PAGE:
Wasteland, The Original Fallout Game, Returns To The Mac

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Nothing can touch the Fallout series of role-playing games for post-apocalyptic immersion; the ’50s, atomic-era nostalgia and post-nuclear holocaust loneliness and horror that the games simulate have gained the series a huge and devoted following. But none of it would have been possible without a breakout 1988 computer RPG called Wasteland.

That’s because Wasteland and Fallout were both developed by the same outfit, Interplay; even though the original Fallout emerged ten years after Wasteland, it borrows heavily from the latter and can be considered Wasteland’s spiritual successor (Wasteland did indeed have an actual sequel called Fountain of Dreams, but it wasn’t developed by Interplay, and more or less tanked).

The Fallout franchise has since been handed to Bethesda Softworks, who’ve gone on to publish the stellar Fallout 3 and Fallout: New Vegas console titles. But what about the original? Here’s where it gets interesting. Brian Fargo, the founder of Interplay, eventually left the company to form inXile — which is about to release a successor to the original Wasteland.

In the meantime, the game that started it all has just been re-released for $6 at Gog.com, the virtual shop destination for vintage games. I remember spending far too many days (real ones) wandering through Wasteland’s virtual, post-apocalyptic Mojave desert back in the day; the fact that titles are still being created 25 years later with the original game’s spirit intact is a testament to the vibrant storytelling with which Wasteland was crafted. Definitely one for the library.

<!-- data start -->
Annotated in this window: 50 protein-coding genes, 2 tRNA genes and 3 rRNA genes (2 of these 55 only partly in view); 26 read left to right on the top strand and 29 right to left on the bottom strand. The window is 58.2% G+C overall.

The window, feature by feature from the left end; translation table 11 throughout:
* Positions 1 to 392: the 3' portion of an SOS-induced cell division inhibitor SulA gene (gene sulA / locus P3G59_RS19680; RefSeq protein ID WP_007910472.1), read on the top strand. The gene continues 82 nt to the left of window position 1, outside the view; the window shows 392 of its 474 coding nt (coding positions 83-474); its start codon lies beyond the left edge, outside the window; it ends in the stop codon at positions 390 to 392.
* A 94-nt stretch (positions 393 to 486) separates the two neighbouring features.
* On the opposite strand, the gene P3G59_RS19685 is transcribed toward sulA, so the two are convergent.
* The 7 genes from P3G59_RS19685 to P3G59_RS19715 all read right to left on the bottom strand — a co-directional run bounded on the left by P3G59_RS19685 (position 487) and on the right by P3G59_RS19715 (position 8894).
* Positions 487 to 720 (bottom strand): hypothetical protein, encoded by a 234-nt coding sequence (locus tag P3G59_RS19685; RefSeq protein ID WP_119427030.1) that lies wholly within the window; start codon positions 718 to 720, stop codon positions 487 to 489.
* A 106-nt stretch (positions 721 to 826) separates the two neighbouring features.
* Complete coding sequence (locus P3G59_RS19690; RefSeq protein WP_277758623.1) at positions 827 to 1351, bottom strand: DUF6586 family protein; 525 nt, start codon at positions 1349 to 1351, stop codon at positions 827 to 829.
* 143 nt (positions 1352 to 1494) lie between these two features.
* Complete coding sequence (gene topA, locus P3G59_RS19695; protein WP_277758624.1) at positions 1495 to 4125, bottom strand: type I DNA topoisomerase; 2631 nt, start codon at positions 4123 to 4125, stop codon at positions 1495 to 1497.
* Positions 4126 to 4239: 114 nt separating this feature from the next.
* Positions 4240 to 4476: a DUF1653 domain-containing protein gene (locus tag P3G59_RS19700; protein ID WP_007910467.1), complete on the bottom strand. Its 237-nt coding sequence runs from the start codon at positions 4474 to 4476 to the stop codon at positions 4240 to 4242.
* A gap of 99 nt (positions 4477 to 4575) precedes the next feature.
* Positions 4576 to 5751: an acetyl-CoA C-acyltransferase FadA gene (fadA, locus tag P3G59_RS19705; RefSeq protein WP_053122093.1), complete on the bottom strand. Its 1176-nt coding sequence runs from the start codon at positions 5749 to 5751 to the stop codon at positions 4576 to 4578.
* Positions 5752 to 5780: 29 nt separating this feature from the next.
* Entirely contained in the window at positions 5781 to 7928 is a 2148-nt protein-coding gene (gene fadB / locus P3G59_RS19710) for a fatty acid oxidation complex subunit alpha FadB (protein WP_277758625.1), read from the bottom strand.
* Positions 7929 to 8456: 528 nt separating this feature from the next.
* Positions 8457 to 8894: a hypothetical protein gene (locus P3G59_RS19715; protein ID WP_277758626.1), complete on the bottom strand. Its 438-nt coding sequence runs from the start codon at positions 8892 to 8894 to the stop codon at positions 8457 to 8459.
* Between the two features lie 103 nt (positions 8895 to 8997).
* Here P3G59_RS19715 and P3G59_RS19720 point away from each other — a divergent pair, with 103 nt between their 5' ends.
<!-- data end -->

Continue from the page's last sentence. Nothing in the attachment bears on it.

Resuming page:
About the author

Eli MilchmanWhen he was eight, Eli Milchman came home from frolicking in the Veld one day and was given an Atari 400. Since then, his fascination with technology has made him an intrepid early adopter of whatever charming new contraption crosses his path — which explains why he's Cult of Mac's test editor-at-large. He calls San Francisco home, where he works as a journalist and photographer. Eli has contributed to the pages of Wired.com and BIKE Magazine, among others. Hang with him on Twitter.

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